Mark D. Roberts

Mark D. Roberts

Andy Crouch at Laity Lodge: What Keeps Us From Being Creative?

We had a fantastic lineup at Laity Lodge last week. Our musicians were Ashley Cleveland and Kenny Greenberg (for the second retreat in a row). Our speakers were Dr. J.I. Packer and Andy Crouch.
I expect most of you have heard of J.I. Packer. His book, Knowing God, is one of the most respected Christian books of the last half century.  It has sold well over a million copies, which isn’t bad for a book of serious theology.

Joining Dr. Packer in the teaching role was Andy Crouch.  Andy is not as well known as J.I. Packer, but he might well be in the future. (He’s just about exactly one-half Dr. Packer’s age, so he has plenty of time to catch up.) I first became aware of Andy through his work with InterVarsity at Harvard. I never knew him personally, but his name was familiar to me. His name continued to surface over the years in association with interesting projects, such as the Christianity Today Christian Vision Project.
In 2008, Andy’s first book was published: Culture Making: Recovering Our Creative Calling (InterVarsity, 2008). This book has been highly praised, winning a “Best Books” award from Publisher’s Weekly and the Christianity Today 2009 Book Award in the”Christianity and Culture” category. In this outstanding book, Andy urges Christians to be involved in culture making, rather than settling for condemning culture, critiquing culture, copying culture, or consuming culture. Culture, in Andy’s perspective, isn’t limited to “big” things such as major motion pictures or bestselling novels. Nor is it something that only fine artists can produce. Rather, all of us, in some way or another, have the opportunity and responsibility to make culture in our segment of the world.

At Laity Lodge, Andy summarized the key points of his book. But he also broke new ground. One of his messages addressed the question of why we don’t engage in creative culture making, even when we feel passionate about a certain project or called by God to do it. Several of his points struck home for me, including:


1. We are distracted from cultural production by cultural consumption. How often do I fail to create because I’m watching some mindless television show or following the trivialities of my friends’ lives on Facebook.
2. We fail to invest in culture making because it is hard work. Oh, to be sure, there are times when I enjoy writing and find that words flow from my fingertips. But, most of the time, I have to work hard at writing.
3. We don’t engage in culture making because we’re afraid of failure. I find it so much more comfortable not to put myself out there because, when I do, there is always the possiblity (indeed, the likelihood) that I’ll get something wrong. And if I do, I will be criticized. And then I’ll feel bad.


I was not surprised by the fact that Andy Crouch presented many thoughtful and challenging ideas. I expected that from the author of Culture Making. And, though I hadn’t heard Andy speak before, I was not surprised by the fact that he is an excellent oral communicator. But I was surprised to discover that Andy is also a fantastic musician (pianist, singer) and worship leader. He integrated his music into his messages in an unusual and powerful way. He also “sat in” at times with Ashley Cleveland and Kenny Greenberg. If Andy was “just” a musician, I’m sure we love to have him back at Laity Lodge. But he is also one of the most interesting, thought-provoking, and personable speakers we’ve had at Laity Lodge. I look forward to Andy’s next time with us (July 22-25, 2010, along with Michael Lindsay).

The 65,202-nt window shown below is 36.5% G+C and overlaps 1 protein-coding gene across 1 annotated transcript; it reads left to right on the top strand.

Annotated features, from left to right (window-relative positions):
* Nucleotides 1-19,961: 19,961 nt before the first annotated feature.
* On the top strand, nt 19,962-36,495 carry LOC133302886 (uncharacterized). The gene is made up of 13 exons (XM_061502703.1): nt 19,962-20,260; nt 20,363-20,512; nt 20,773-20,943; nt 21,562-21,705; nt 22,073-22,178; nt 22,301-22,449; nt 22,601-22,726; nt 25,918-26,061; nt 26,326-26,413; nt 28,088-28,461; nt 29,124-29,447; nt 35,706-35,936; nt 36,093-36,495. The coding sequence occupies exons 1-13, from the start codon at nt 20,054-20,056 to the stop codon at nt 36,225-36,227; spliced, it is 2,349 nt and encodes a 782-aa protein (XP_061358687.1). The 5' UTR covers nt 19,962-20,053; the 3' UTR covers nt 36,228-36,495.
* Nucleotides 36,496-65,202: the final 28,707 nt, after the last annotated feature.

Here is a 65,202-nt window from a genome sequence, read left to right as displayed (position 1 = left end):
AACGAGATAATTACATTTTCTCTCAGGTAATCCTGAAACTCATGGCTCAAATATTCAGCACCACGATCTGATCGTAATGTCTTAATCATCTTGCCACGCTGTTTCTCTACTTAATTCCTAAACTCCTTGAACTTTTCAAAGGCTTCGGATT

• Bill Goff from St. Petersburg, Russia

    Another book I have to buy! Oh well, since I’m retired now, I have more time to read. If you will indulge me one observation, it seems to me that in general Russians are better at producing culture (perhaps I should say art) than are Americans. We Americans are often too impatient to create culture. Russians are generally much more patient, longsuffering, and disciplined. A good friend of mine is a Russian woman who is a professional piano teacher. She has related to me how frustrating it is to teach American students (in contrast to Russian students) because they simply fail to put in the time needed for practice. I don’t want to say this in an accusatory way. It is just a fact. And I know I’d rather watch TV by the hour rather than practice my cello. I hope this book will inspire me to be more of a creator than a consumer of culture.

  • Marcus Goodyear

    Darn it. Now I have to get back to my creative work without the excuse of distracting myself, being lazy, or being afraid.

  • Poem – Mowing Dead Grass After Church on Sunday

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